BRIEF DESCRIPTION OF DRAWINGS

Various embodiments of the invention will now be described, by way of example, with reference to the accompanying drawings, in which:

FIG. 1 is an exploded view of one embodiment of the faucet adaptor;

FIG. 2A is a perspective view of the shell shown in FIG. 1;

FIG. 2B is a top view of the shell of FIG. 2A;

FIG. 2C is a cross-sectional view taken along line 2C-2C of the shell shown in FIG. 2B;

FIG. 2D is a cross-sectional view taken along line 2D-2D of the shell shown in FIG. 2B;

FIG. 3A is a perspective view of the cover shown in FIG. 1;

FIG. 3B is a top view of the cover of FIG. 3A;

FIG. 3C is a cross-sectional view taken along line 3C-3C of the cover shown in FIG. 3B;

FIG. 3D is a cross-sectional view taken along line 3D-3D of the cover shown in FIG. 3C;

FIG. 3E is a cross-sectional view taken along line 3E-3E of the cover shown in FIG. 3B;

FIG. 4A is a perspective view of the rotor shown in FIG. 1;

FIG. 4B is a top view of the rotor of FIG. 4A;

FIG. 4C is a cross-sectional view taken along line 4C-4C of the rotor shown in FIG. 4B;

FIG. 4D is a cross-sectional view taken along line 4D-4D of the rotor shown in FIG. 4C;

FIG. 4E is a cross-sectional view taken along line 4E-4E of the rotor shown in FIG. 4B;

FIG. 5A is a perspective view of the rotor head shown in FIG. 1;

FIG. 5B is a top view of the rotor head of FIG. 5A;

FIG. 5C is a cross-sectional view taken along line 5C-5C of the rotor head shown in FIG. 5B;

FIG. 5D is a cross-sectional view taken along line 5D-5D of the rotor head shown in FIG. 5B;

FIG. 6A is a perspective view of the faceplate shown in FIG. 1;

FIG. 6B is a top view of the faceplate of FIG. 6A;

FIG. 6C is a cross-sectional view taken along line 6C-6C of the faceplate shown in FIG. 6B;

FIG. 6D is a cross-sectional view taken along line 6D-6D of the faceplate shown in FIG. 6B;

FIG. 7A is a perspective view of the assembled faucet adaptor shown in FIG. 1;

FIG. 7B is a top view of the faucet adaptor of FIG. 7A;

FIG. 7C is a cross-sectional view taken along line 7C-7C of the faucet adaptor shown in FIG. 7B;

FIG. 7D is a cross-sectional view taken along line 7D-7D of the faucet adaptor shown in FIG. 7C; and

FIG. 7E is a cross-sectional view taken along line 7E-7E of the faucet adaptor shown in FIG. 7B.

DETAILED DESCRIPTION OF EMBODIMENTS OF THE INVENTION

The present invention is described in connection with an embodiment specifically designed for use as faucet adaptor and in particular to a faucet adaptor capable of connection to a conventional, household water system. The faucet adaptor is constructed and arranged to enhance the rate and direction of flow of fluid from a faucet to which the faucet adaptor is connected. In one embodiment the faucet adaptor includes an inlet, an outlet, a passageway disposed therebetween and a rotor contained within the passageway. The rotor may be constructed and arranged to alter the characteristics of fluid as it passes through the faucet adaptor.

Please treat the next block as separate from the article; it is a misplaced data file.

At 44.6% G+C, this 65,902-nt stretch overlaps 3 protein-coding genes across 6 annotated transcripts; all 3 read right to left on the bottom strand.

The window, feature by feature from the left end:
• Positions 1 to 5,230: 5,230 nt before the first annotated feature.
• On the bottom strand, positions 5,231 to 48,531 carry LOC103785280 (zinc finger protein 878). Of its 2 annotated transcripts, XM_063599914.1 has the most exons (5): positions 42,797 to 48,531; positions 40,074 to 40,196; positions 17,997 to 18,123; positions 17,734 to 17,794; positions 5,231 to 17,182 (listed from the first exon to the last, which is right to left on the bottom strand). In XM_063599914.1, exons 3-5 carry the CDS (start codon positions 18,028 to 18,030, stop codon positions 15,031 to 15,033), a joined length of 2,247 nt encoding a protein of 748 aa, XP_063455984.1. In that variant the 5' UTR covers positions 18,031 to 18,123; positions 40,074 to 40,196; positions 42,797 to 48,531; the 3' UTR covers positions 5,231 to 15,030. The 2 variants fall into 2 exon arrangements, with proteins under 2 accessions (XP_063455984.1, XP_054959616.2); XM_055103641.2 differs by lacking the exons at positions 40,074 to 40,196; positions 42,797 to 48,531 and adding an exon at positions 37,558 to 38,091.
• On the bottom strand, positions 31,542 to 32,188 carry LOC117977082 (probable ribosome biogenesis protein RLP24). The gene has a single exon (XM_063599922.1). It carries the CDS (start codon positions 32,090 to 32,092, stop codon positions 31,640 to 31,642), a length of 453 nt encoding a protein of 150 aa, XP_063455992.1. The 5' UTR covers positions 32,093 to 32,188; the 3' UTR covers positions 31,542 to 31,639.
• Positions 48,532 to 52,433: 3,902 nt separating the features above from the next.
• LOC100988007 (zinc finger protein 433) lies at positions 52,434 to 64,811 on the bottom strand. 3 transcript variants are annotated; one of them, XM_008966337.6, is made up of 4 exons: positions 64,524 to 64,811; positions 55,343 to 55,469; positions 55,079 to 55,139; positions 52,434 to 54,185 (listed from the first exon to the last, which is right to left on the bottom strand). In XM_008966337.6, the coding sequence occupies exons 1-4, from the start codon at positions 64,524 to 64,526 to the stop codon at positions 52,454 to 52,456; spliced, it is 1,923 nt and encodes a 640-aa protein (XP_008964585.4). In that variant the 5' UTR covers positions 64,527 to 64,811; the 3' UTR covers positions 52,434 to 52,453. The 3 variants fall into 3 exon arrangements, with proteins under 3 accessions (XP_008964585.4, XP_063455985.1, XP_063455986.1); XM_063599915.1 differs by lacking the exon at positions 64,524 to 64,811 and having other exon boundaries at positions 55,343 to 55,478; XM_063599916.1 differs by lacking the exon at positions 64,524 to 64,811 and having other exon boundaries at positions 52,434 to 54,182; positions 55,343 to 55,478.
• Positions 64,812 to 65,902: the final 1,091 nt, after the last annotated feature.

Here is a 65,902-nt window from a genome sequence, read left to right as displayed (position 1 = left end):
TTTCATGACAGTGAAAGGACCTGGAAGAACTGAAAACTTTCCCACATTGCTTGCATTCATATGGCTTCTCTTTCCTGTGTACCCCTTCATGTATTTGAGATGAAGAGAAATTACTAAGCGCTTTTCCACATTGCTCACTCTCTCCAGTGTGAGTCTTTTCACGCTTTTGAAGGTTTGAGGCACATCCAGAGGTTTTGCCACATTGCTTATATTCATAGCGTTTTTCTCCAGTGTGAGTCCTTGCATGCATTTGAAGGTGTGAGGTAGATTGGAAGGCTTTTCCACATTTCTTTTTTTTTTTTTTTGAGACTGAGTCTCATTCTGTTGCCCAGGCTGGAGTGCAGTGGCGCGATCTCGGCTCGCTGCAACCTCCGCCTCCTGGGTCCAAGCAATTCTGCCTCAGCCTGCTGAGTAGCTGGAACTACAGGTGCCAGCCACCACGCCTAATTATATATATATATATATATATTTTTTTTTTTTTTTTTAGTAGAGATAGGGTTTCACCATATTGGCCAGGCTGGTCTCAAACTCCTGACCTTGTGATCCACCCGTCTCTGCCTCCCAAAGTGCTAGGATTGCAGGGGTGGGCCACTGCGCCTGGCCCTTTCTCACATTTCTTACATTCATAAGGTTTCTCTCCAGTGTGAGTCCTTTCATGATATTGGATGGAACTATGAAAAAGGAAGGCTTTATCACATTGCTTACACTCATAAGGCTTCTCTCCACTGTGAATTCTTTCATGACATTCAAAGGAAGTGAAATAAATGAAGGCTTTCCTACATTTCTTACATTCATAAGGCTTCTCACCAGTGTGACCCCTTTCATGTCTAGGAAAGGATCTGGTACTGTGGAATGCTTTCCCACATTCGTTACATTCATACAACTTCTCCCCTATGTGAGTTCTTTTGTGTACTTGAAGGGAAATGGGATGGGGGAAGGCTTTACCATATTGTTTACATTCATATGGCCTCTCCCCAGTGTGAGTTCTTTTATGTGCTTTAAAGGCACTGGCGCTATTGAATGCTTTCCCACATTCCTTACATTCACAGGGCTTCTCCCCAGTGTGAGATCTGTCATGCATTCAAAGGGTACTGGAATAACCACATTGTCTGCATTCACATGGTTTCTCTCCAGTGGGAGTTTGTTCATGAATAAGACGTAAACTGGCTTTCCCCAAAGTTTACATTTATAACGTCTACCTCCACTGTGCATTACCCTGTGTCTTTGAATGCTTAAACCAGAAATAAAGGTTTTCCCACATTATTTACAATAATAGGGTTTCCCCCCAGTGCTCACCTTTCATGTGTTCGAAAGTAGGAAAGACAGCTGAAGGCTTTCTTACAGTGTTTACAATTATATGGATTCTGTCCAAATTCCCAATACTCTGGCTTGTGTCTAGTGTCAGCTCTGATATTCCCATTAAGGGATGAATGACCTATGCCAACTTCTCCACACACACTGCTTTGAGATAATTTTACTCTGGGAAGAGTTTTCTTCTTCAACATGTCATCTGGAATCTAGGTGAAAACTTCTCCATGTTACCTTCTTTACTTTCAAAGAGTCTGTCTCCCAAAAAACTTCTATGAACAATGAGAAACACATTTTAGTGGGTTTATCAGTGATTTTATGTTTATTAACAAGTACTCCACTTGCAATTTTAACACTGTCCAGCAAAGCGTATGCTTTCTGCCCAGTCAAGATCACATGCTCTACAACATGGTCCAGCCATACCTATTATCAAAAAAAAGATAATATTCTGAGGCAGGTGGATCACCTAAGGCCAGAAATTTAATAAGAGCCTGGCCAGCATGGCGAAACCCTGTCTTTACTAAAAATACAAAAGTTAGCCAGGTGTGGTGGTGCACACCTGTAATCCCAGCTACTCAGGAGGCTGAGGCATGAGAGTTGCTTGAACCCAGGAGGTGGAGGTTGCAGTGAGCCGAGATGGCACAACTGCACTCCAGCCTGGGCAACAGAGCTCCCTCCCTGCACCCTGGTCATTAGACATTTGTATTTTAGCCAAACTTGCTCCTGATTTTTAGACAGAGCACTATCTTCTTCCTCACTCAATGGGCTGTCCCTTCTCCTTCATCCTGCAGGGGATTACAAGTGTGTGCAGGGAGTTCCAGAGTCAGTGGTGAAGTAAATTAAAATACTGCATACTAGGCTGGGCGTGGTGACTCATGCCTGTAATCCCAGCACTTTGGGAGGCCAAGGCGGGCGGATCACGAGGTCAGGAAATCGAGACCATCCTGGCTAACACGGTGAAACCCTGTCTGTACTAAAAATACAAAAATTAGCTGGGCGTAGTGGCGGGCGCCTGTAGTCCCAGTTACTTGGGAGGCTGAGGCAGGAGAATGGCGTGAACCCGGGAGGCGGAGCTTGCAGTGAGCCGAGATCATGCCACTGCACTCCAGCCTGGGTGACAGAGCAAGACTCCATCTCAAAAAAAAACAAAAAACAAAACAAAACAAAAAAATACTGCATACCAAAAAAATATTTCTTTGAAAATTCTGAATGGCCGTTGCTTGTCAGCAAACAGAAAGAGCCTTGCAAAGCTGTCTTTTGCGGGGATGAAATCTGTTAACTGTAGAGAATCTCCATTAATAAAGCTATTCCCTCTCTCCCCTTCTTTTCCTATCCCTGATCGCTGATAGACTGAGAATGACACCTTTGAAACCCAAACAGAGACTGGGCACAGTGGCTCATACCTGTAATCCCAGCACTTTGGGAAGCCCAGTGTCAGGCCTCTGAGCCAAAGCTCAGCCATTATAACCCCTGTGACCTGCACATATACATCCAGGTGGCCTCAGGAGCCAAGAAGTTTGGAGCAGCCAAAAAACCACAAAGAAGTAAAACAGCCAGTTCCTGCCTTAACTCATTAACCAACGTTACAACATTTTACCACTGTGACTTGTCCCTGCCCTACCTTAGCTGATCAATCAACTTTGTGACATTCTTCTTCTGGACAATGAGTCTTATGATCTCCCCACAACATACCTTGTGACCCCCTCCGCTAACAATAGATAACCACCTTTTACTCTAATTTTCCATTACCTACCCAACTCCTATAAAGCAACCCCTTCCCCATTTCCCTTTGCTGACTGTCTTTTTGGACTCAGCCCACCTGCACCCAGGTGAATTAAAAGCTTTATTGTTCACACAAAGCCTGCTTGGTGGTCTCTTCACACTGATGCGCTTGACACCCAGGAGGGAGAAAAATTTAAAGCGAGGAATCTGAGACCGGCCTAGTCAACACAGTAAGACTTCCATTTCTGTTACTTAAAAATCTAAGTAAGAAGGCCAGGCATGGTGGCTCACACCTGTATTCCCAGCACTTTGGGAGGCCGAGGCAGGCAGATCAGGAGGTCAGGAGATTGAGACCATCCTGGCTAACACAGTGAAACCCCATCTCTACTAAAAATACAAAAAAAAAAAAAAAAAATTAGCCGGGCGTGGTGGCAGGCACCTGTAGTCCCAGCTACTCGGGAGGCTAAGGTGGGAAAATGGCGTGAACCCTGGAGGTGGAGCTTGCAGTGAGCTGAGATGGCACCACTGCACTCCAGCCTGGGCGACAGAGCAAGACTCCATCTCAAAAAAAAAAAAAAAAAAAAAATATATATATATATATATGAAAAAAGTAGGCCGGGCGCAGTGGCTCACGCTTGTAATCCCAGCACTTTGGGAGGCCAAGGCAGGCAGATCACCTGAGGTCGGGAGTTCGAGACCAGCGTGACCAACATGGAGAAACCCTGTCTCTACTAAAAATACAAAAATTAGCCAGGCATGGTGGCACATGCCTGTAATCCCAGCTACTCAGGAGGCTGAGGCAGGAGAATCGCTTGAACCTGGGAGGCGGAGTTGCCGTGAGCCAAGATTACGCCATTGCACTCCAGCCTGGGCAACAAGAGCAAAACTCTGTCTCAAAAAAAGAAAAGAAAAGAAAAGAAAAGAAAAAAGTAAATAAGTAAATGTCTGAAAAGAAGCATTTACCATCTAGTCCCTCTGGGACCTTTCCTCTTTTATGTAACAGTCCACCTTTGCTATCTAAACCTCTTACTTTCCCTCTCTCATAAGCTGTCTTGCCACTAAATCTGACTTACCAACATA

In the embodiment, shown in FIGS. 1 and 7A-7E, the faucet adaptor 10 may include an inlet 20, a passageway 40, a rotor 60 partially positioned in the passageway 40 and an outlet 80. The inlet 20 is defined by a shell 22 and a cover 28 that is coaxially positioned within the shell 22. The cover 28 fits within the shell 22. A space between the cover 28 and shell 22 define an annular passage for fluid flow from the faucet or water source attached to the faucet adaptor at the inlet end of the shell. The annular passage is sealed at its lower end by an o-ring 21 that fits into an annular groove at the lower end of the cover 28. The cover 28 is sealably attached by an o-ring 81 to a faceplate 82 to form the passageway 40. The rotor 60 is positioned in passageway 40. The rotor preferably has four blades 62 that are constructed and arranged to assist in altering the characteristics of the fluid. The rotor 60 is rotatably journaled in a rotor head or holder 70, for free rotation. The outlet 80 is in part defined by the space between the cover 28 and the rotor head 70 and the outlet holes 78, through which the fluid may exit the passageway 40 and exit the faucet adaptor 10.

The inlet 20 provides a passage for fluid into the faucet adaptor to the passageway 40 containing the rotor. As shown in FIG. 1, the inlet 20 includes the shell 22 having a connector 24 with standard external pipe threads 26 at its upper end for attachment to a conventional faucet or water source. The cover 28 disposed within the shell 22 and is spaced from it providing an annular passage 23 (FIG. 8d) between the shell 22 and cover 28. The cover 28 has a pair of inlet holes 30 for the water to move from the annular passage 23 through the inlet holes 30 into passageway 40.

As is shown in FIGS. 2A-D, the shell 22 comprises an open-ended cylinder having two sets of threads 26, 27, one on either end of the cylinder. Threads 26 is external, while threads 27 is internal. The shell 22 is connected by the threads 26 at one end to the fluid source such as a conventional water tap having a corresponding internal threaded section for engagement with threads 26. Threads 27 are connected to the faceplate 82 as will be described further below. While this embodiment describes a connector 24 with threads 26 connected to the inside of the end of a faucet, the connector 24 may use other conventional means.